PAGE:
No.9: Zucchini and Cheese Fritters
We used to have appetizers as a dinner once a week. We had three to five small-portion appetizers on a coffee table, sit on the couch, eat and watch a movie of our choice. It’s fun, especially on a rainy or foggy day. It’s even better if it’s Sunday evening when we try to squeeze in every bit of relaxation to prepare for the week. When Mad Scientist suggested we’d do an appetizer night, I was excited but didn’t think too much. A couple of hours later, a bit of panic. What do I have in the fridge? And there they were, a couple of zucchini are sitting quietly in the veggie drawer in the fridge, calling to be used. It’s not in the season, but hey.
Last year around this time, I ran into Zucchini Fritters recipe from Smitten Kitchen. I sat on trying this recipe. It’s not because it didn’t look good but specifically because I still have that side of me that is apprehensive of using green stuff. Overcoming them was easier than I thought with a little help from the cheese. But the sound of the word, Fritter, couldn’t have been more appealing. As the name goes, the fritter technically is “anything fried.” Even shrimp tempura is a fritter. Who would’ve thought of that, especially to a person who grew up with many tempura in her life time. (I admit, I thought tempura was its own category.)
I made zucchini fritters many times ever since then. Each time with different methods of shredding, different cheeses, flours, and frying oils to list a few. I find that we liked shredding zucchini with a cheese grater as the dish melted in our mouth. The one shredded with a food processor provided more heartier feel to it, and I prefer to use this method when serving as a meal.
According to my experiment, we preferred it with a scoop of ricotta cheese. Adding the good amount of it to the batter made fritters a bit lighter.
We also thought that the ones made with a brown rice flour had some nuttier flavor and seem to fit in our lifestyle. Using all-purpose flour gave us more of traditional fritter-like texture but I felt a bit heavier to our taste. I personally didn’t see any difference in the final product between all-purpose and white whole wheat flour. I believe that any flour can be used for this. However, the batter with gluten-free flour can be a bit more watery than the one made with all-purpose flour. It didn’t stop me from making them, but just my observation.
So for our little appetizer night, I served a couple of fritters, Spanakopita, and small chicken dumplings. And a glass of wine.
Adapted from Smitten Kitchen
- 2 medium zucchini (about 1 pound), ends trimmed
- 1 tablespoon salt (Kosher)
- 1/3 cup brown rice flour (or use all-purpose flour)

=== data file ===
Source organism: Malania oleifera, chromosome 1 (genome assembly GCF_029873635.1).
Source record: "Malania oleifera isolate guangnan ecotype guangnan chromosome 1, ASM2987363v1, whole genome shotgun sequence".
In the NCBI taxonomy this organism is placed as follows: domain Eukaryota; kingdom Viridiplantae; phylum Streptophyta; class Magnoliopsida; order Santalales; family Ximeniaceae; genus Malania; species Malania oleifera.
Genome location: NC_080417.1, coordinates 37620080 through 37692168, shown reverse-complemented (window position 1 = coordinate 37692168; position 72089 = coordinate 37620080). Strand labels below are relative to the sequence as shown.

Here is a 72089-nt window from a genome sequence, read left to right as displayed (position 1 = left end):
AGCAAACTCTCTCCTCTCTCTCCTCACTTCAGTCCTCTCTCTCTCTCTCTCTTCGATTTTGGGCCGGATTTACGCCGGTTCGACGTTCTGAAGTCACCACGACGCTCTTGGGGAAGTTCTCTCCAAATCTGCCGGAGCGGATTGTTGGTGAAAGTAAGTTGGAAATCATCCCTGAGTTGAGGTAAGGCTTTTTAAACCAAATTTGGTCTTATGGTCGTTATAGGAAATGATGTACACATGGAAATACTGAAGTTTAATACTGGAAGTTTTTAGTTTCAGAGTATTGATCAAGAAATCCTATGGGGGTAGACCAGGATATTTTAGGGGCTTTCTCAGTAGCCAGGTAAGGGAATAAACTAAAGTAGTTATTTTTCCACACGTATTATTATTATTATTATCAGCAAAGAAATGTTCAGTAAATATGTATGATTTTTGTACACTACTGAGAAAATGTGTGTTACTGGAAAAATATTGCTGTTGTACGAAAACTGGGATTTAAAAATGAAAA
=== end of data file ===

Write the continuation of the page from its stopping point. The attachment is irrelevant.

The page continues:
- 1/2 teaspoon baking powder
- 1 large egg, beaten
- 1/4 teaspoon garlic powder
- 1/3 cup cheese mix (Parmesan, Romano, and Asiago cheese) or simply a cheese of your choice*
- 1/3 cup ricotta cheese
- Sea salt & white pepper to taste
- Extra Virgin Olive Oil/Vegetable Oil
Grate zucchini with either the food processor or a cheese grater with larger hole. Place them in a large bowl with 1 tablespoon of salt, let it sit about 15 minutes. Squeeze the liquid by putting them in a colander and gently press by a palm of a hand.* Try to squeeze as much liquid as possible from the zucchini.
Meanwhile, mix the flour and the baking powder and set aside.
Whisk egg lightly in a large bowl with garlic powder and white pepper; add cheese mix and ricotta cheese and whisk again. Add the zucchini and fold lightly with folk. Add the dry ingredients from above, fold well until you don't see any dry ingredients in the mixture.
Heat the sauté pan or a large skillet with 2-3 tablespoons of oil over high heat. The oil should cover the bottom of the pan. Reduce the heat to the medium. Scoop small amount of batter with gravy ladle/spoon* and drop in the pan - cook 4 at a time. Fry the fritters over medium heat about 4 minutes, or until the edges are crisp and the bottom of the fritters are golden. Flip them and cook 3 minutes more. Drain the fritters on paper towel. Repeat this process with remaining batter.
Serve warm, or reheat them in 350 degree oven for a few of minutes when serving at a later time.
I use brown rice flour, which is gluten-free, but the recipe itself isn't totally gluten-free. There are several different ways to remove the liquid from the zucchini, and one above is the one I do all the time. Alternatively, you can use a cheese cloth and squeeze liquids. I don't put extra salt for the taste especially when using cheeses. Cheese already has enough salt in it, and I don't feel we need extra to adjust the taste. If the batter is watery, add extra flour to get the battery consistency, 1 tablespoon at a time. I find that a gravy ladle/spoon is useful when cooking small pancake-like dishes. It will scoop to make about 1 1/2 inch size fritter or pancake.